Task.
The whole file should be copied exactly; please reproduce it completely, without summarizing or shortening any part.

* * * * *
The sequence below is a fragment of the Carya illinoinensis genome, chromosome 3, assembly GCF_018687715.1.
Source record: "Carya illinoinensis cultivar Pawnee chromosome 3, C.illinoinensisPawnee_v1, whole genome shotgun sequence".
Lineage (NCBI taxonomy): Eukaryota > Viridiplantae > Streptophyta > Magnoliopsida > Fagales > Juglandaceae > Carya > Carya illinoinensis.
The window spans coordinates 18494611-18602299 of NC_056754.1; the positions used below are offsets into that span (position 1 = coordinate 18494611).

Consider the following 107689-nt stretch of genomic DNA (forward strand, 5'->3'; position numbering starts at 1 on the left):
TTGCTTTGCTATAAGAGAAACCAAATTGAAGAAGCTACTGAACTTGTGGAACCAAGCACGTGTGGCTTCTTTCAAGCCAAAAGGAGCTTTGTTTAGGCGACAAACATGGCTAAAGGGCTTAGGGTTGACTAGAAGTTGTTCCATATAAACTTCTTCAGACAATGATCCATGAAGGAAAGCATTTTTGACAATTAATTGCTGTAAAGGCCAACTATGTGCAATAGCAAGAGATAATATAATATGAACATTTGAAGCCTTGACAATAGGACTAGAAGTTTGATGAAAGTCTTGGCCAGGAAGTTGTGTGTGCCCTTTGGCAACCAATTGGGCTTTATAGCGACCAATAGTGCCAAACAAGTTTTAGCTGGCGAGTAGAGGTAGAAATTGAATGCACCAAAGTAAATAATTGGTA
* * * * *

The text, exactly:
The sequence below is a fragment of the Carya illinoinensis genome, chromosome 3, assembly GCF_018687715.1.
Source record: "Carya illinoinensis cultivar Pawnee chromosome 3, C.illinoinensisPawnee_v1, whole genome shotgun sequence".
Lineage (NCBI taxonomy): Eukaryota > Viridiplantae > Streptophyta > Magnoliopsida > Fagales > Juglandaceae > Carya > Carya illinoinensis.
The window spans coordinates 18494611-18602299 of NC_056754.1; the positions used below are offsets into that span (position 1 = coordinate 18494611).

Consider the following 107689-nt stretch of genomic DNA (forward strand, 5'->3'; position numbering starts at 1 on the left):
TTGCTTTGCTATAAGAGAAACCAAATTGAAGAAGCTACTGAACTTGTGGAACCAAGCACGTGTGGCTTCTTTCAAGCCAAAAGGAGCTTTGTTTAGGCGACAAACATGGCTAAAGGGCTTAGGGTTGACTAGAAGTTGTTCCATATAAACTTCTTCAGACAATGATCCATGAAGGAAAGCATTTTTGACAATTAATTGCTGTAAAGGCCAACTATGTGCAATAGCAAGAGATAATATAATATGAACATTTGAAGCCTTGACAATAGGACTAGAAGTTTGATGAAAGTCTTGGCCAGGAAGTTGTGTGTGCCCTTTGGCAACCAATTGGGCTTTATAGCGACCAATAGTGCCAAACAAGTTTTAGCTGGCGAGTAGAGGTAGAAATTGAATGCACCAAAGTAAATAATTGGTA